Mastering the ICD-10 Transition for your Organization!

Mastering the ICD-10 Transition for
Your Organization
Presentation to: GAMES/GRTC Winter Meeting
Presented by:
Camillia Harris, ICD-10 Communications Lead
Erica Baker, ICD-10 Communications Consultant
February 4, 2014
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Topics for Discussion
ICD-10 Overview
– ICD-10 Facts
– ICD-10 Reminders
Your ICD-10 Responsibility
ICD-10 Documentation
GEMs Mapping Tool
DCH – GA Medicaid Transition and Testing
Benefits & Rewards of ICD-10
Helpful Resources
ICD-10 is Real
239 days until ICD-10 is here!
ICD-10 Facts
Why the Change
• ICD-9 is outdated –
limited capacity, capability, can’t serve future needs
- The transition to ICD-10 is occurring because ICD-9 produces limited data about
patients’ medical conditions and hospital inpatient procedures
- ICD-9 is 30 years old, has outdated terms, and is inconsistent with current medical
• Moving from 9 to 10 – U.S. is last industrialized nation to adopt ICD-10
- By transitioning to ICD-10, providers will have:
• Improved operational processes
• Detailed information on condition, severity, complications and locations
• Detailed health reporting and analytics such as cost, utilization and outcome
• Transitioning to ICD-10 is not optional
- Federal compliance date is October 1, 2014 (firm and not subject to change)
- National impact, mandatory for all HIPAA-covered entities
• If you use ICD-9 codes TODAY, you will have to migrate to ICD-10 codes
More ICD-10 Facts
New ICD-10-CM and ICD-10-PCS code sets
– Replaces ICD-9-CM (Volumes 1, 2, and 3)
ICD-10 has no direct impact on Current Procedural Terminology (CPT) and
Healthcare Common Procedure Coding System (HCPCS)
Claims that are submitted with non-compliant codes will be rejected
Reminders About ICD-10
• For dates of services rendered on or after October 1, 2014
– All claims must use ICD-10 codes
– All claims using ICD-9 codes will NOT be accepted
• For dates of services rendered before October 1, 2014
– All claims must use ICD-9 codes
• Systems must accommodate BOTH ICD-9 and ICD-10 codes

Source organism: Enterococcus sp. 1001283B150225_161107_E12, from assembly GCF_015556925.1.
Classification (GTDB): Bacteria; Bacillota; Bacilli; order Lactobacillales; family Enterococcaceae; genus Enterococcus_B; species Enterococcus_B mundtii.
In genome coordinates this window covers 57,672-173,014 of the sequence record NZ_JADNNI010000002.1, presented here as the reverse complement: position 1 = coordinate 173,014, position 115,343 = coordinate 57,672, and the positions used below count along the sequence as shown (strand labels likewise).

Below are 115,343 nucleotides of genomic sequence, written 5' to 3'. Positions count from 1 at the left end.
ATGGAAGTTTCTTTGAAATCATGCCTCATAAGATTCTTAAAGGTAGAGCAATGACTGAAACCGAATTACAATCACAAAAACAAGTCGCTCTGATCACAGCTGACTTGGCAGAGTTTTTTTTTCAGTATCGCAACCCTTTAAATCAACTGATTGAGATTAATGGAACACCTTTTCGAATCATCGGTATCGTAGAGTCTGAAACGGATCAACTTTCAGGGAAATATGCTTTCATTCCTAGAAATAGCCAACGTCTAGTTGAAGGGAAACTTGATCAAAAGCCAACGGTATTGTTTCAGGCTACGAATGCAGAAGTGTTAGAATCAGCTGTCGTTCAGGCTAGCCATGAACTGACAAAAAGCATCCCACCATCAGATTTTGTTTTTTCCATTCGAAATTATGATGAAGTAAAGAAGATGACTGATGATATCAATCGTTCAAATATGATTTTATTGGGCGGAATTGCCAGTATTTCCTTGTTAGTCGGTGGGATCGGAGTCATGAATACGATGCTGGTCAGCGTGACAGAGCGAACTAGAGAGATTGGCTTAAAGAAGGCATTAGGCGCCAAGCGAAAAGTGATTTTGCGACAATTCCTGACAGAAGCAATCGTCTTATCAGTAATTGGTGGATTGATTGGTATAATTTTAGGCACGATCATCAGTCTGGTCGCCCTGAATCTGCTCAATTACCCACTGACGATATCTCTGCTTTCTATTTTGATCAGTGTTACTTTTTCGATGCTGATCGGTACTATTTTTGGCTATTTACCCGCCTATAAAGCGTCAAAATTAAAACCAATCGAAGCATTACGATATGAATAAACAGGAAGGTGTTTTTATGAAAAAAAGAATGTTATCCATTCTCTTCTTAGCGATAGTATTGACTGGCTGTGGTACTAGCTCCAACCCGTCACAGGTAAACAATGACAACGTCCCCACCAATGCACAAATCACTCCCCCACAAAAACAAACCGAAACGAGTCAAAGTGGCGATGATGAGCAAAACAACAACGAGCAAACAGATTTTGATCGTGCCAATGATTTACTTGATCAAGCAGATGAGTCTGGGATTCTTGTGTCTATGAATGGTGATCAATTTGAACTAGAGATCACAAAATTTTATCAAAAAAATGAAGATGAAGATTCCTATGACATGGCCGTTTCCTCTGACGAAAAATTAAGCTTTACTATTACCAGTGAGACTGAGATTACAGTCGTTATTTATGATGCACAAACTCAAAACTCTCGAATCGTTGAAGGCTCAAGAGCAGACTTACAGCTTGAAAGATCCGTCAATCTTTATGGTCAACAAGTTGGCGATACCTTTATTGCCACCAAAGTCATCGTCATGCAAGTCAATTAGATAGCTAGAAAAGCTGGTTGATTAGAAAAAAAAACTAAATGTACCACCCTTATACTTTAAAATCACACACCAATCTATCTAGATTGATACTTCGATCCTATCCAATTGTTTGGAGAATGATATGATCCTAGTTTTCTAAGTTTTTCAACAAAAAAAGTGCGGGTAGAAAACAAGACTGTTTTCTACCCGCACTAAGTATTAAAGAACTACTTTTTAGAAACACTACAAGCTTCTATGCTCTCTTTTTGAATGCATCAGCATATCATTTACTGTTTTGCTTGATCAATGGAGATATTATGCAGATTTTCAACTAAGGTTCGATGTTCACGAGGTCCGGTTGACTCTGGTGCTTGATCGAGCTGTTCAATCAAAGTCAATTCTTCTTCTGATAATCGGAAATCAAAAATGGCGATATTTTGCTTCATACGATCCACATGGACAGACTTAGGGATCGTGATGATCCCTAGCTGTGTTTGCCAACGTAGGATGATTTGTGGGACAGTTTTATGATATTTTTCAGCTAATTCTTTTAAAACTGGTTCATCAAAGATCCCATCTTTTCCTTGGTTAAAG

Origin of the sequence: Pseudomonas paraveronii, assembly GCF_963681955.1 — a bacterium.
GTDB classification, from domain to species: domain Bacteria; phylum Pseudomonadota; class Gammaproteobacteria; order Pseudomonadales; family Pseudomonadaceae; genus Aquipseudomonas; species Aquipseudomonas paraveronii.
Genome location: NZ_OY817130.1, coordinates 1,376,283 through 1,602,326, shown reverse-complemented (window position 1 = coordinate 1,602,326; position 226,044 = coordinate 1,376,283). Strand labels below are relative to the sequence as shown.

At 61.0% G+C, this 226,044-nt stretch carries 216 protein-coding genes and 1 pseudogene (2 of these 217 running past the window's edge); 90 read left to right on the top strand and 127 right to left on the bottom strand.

– Effective with the October 1, 2014 compliance date
• Significant Code Increase from ICD-9
– Increasing from 13,000 to approximately 68,000 ICD-10-CM codes
– Increasing from 3,000 to approximately 87,000 ICD-10-PCS codes
– ICD-10 has more than nine times the codes in ICD-9
More ICD-10 Reminders
• Please keep the following in mind:
• There is no transition period to use either ICD-9 or ICD-10 codes
- If the claim contains ICD-9 codes for a date of service BEFORE October 1, 2014,
the claim will be accepted for payment. If the claim contains ICD-9 codes for a
date of service ON or AFTER October 1, 2014, the claim will be rejected.
• It is mandatory that you wait until October 1, 2014, to start using ICD-10 codes
- Providers, trading partners, and clearinghouses will not be able to process claims
using ICD-10 codes until the compliance date of October 1, 2014.
Your ICD-10 Responsibility
If you are a physician or other health care professional, you are responsible
for using the correct ICD-10 codes on your claims.
If you carry out the physician’s or other health care professional’s orders,
you are responsible for obtaining the correct ICD-10 codes from the health
care professional before filing your claims.
Billers/Coders do not determine the most appropriate ICD-10 codes.
Documentation is Key
ICD-10 and Patient Care
Transitioning to ICD-10
– Is more than an administrative burden placed on your medical claims reimbursement
– Should not affect the way you provide patient care
Specificity and Documentation are vital in ICD-10
– Look at the codes used most often in your practice
– Most of the information needed for documentation is likely shared by the patient during
your visit with them
– Improving how you document your clinical services will help you become accustomed to